If St. John were only to have written, “And he himself believed,” we could think that the father simply believes the report. He believed the factual report from Jesus about his son, and he believed the factual report from his servants.

But the addition of his household—“He himself believed, and all his household” (John 4:53)—that is a wonderfully telling addition.

The servants that meet him on the road are part of his household. They bring the good news of the boy’s life, but they already believe, in the first sense, that he lives.

That’s why they’re on the road.

That’s what they’re coming to tell him.

The father, though, remembers the hour when Jesus confessed his son’s life. And upon hearing that the hour his boy got better was the same hour that Jesus spoke, the father realizes that something greater than coincidence is at work.

He himself believes not just that his boy is here today and gone tomorrow—no—not merely that.

Now, the father has faith.

He believes that Jesus has power over life and death. He believes that Jesus speaks into existence life and all things. He believes, basically, that Jesus Christ is Lord.

And then he does what every Christian father must, he teaches his household the faith—and they believe as he does.

Of course he does.

And of course they do.

The servants who come from home, who meet the father on the road, for their part, they have nothing to believe if the man doesn’t teach them.

How else would they know?

For the household to believe merely that the son is alive would be meaningless. They bring that message, themselves, to the father. So no—here, the household believes that Jesus Christ is Lord, and they believe because the father believes and has taught them.

They believe the boy will live, and that is a victory.

But they believe, now, because of Jesus, that though he will one day die, yet shall he live again and forever.

More than that, they believe—as our Lord teaches—that everyone who lives and believes in Jesus will never truly die.

The man went to Jesus hoping his boy would live, and he left believing he’d see him alive again.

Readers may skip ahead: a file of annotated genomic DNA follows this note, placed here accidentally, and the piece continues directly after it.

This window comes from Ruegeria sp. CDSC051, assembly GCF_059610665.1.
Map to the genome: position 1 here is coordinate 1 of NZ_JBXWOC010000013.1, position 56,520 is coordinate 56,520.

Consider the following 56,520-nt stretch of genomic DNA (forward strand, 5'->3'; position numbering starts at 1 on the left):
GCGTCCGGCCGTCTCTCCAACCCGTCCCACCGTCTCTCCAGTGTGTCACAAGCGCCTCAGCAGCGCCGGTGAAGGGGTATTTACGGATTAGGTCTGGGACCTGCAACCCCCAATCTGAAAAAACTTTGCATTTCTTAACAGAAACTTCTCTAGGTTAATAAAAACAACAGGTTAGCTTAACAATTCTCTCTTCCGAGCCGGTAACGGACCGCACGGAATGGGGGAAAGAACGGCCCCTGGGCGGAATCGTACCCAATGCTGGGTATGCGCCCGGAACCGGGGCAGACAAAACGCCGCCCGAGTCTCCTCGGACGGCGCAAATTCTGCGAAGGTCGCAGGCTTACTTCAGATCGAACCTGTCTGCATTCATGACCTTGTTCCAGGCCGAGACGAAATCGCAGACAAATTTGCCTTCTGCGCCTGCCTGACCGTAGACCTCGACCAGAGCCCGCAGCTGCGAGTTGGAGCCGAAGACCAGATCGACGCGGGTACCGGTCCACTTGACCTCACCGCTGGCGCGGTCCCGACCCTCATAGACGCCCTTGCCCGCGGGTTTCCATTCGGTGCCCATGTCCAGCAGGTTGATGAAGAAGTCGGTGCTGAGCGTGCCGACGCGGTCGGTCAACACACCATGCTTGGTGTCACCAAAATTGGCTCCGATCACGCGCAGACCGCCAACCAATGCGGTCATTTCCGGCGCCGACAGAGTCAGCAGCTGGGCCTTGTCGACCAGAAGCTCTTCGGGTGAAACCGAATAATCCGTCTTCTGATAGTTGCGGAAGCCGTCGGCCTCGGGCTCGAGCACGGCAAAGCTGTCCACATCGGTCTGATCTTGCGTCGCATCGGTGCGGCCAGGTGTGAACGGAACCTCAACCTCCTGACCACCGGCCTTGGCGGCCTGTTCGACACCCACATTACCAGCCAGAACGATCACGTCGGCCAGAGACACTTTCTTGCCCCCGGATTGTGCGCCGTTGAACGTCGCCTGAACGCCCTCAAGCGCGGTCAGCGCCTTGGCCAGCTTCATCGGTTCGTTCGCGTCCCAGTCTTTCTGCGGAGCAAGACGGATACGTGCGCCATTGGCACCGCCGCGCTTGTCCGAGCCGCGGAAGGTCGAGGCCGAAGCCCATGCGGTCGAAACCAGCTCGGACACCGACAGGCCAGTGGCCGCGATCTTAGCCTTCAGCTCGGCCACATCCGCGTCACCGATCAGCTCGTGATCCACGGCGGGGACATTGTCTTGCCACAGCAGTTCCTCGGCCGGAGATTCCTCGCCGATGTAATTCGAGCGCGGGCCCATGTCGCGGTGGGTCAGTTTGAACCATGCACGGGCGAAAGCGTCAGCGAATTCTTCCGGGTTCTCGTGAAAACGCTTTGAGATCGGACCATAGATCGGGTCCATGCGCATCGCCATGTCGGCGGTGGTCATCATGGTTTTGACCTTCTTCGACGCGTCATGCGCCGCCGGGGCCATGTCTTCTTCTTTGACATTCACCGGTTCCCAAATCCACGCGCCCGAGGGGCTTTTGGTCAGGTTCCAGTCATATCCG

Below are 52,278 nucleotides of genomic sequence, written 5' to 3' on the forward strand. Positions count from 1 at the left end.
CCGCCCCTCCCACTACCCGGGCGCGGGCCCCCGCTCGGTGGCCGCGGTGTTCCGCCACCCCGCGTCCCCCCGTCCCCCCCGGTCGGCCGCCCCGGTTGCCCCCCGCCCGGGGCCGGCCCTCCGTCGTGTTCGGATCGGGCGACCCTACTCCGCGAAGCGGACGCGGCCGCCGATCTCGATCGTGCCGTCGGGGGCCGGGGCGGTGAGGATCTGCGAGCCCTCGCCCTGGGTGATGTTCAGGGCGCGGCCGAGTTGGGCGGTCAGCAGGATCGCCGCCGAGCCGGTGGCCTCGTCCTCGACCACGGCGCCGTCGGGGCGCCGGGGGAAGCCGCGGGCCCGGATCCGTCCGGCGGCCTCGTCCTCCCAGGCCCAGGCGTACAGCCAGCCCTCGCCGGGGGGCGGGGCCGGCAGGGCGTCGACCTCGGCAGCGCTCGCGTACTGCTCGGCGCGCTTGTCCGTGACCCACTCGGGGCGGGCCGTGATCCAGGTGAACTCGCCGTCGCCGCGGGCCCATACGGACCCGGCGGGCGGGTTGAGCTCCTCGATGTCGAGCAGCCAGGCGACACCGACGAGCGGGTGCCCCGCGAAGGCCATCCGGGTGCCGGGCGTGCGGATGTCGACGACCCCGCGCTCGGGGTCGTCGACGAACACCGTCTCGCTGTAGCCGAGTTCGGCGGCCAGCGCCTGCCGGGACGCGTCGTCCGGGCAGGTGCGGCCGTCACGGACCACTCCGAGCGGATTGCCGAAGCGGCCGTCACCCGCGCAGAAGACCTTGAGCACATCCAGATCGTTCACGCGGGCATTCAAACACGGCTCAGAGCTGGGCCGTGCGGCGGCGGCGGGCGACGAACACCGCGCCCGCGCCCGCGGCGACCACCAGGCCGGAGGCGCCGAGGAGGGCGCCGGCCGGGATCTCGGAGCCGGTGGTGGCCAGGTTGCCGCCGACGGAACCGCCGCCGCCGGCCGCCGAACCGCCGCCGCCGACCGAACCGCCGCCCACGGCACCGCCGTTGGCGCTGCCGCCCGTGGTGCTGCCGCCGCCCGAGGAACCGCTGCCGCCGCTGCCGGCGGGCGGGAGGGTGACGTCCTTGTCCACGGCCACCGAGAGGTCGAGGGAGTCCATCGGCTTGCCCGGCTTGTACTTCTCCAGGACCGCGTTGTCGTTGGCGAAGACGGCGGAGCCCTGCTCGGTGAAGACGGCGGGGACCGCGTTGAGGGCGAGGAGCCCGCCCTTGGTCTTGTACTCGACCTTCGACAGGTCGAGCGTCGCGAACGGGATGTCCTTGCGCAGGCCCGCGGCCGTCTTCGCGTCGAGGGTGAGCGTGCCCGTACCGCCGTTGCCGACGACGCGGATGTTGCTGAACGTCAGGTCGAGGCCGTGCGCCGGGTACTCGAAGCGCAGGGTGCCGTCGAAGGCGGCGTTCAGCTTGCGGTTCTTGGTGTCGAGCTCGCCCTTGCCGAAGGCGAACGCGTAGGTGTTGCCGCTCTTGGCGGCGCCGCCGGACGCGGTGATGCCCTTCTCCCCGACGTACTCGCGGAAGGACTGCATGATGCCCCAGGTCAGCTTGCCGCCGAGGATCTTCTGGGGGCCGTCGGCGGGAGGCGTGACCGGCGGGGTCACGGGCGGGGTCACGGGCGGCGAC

But the gospel lesson concludes with the man hoping past life and death, trusting beyond what his eyes can see, leaning not on his own understanding, but trusting in Jesus, who speaks and brings life and immortality to light.

This man trusts Jesus to speak so that he and his son and all his household would be safe.

But safe how?

And until when?

And what does that mean?

Believe the Gospel—that Jesus speaks life and peace into existence, forgiving sin and raising the dead—and you’ll know.

In Jesus’ name, Amen!

Trinity 21 Sermon, 2021
John 4:46-54
Rev. Benjamin Tyler Holt

“My song is love unknown, / My Savior’s love to me, / Love to the loveless shown / That they might lovely be. / Oh, who am I / That for my sake / My Lord should take / Frail flesh and die?” (LSB 430:1).

That’s the song we sing today in humble and faithful anticipation of our Lord—and—that’s the song we’ll sing forever at the wedding feast of Jesus Christ.

The wedding feast we’re invited to and part of.

Faith sings the love of God in Jesus Christ, but the man without a wedding garment is speechless.

He has nothing to say, because—before the king—only faith can be confessed—and—apart from faith in Jesus Christ, you are unworthy and will be cast out.

That you would know all this—that you would know God’s great love for you, and sing it—Jesus tells this parable.

I’m going to explain the parable, but—when you hear it—hear it as though it tells the entire biblical story of salvation—from Genesis to Revelation.

“The kingdom of heaven may be compared to a king who gave a wedding feast for his son.”

The King is our Father in heaven.

His Son is the Lord, Jesus Christ.

The wedding feast is heaven—the forgiveness of sins, the resurrection of the body, and the life everlasting.

Usually, using the image of a wedding, we would expect to hear of the bride, but in this parable, the bride isn’t mentioned—only the guests, those who’ll share in the feast with the Son.

“[Then, the king] sent his servants to call those who were invited to the wedding feast…”

And this is the kingdom of heaven: God bringing Christ and His creation together to rejoice.

“…but they would not come.”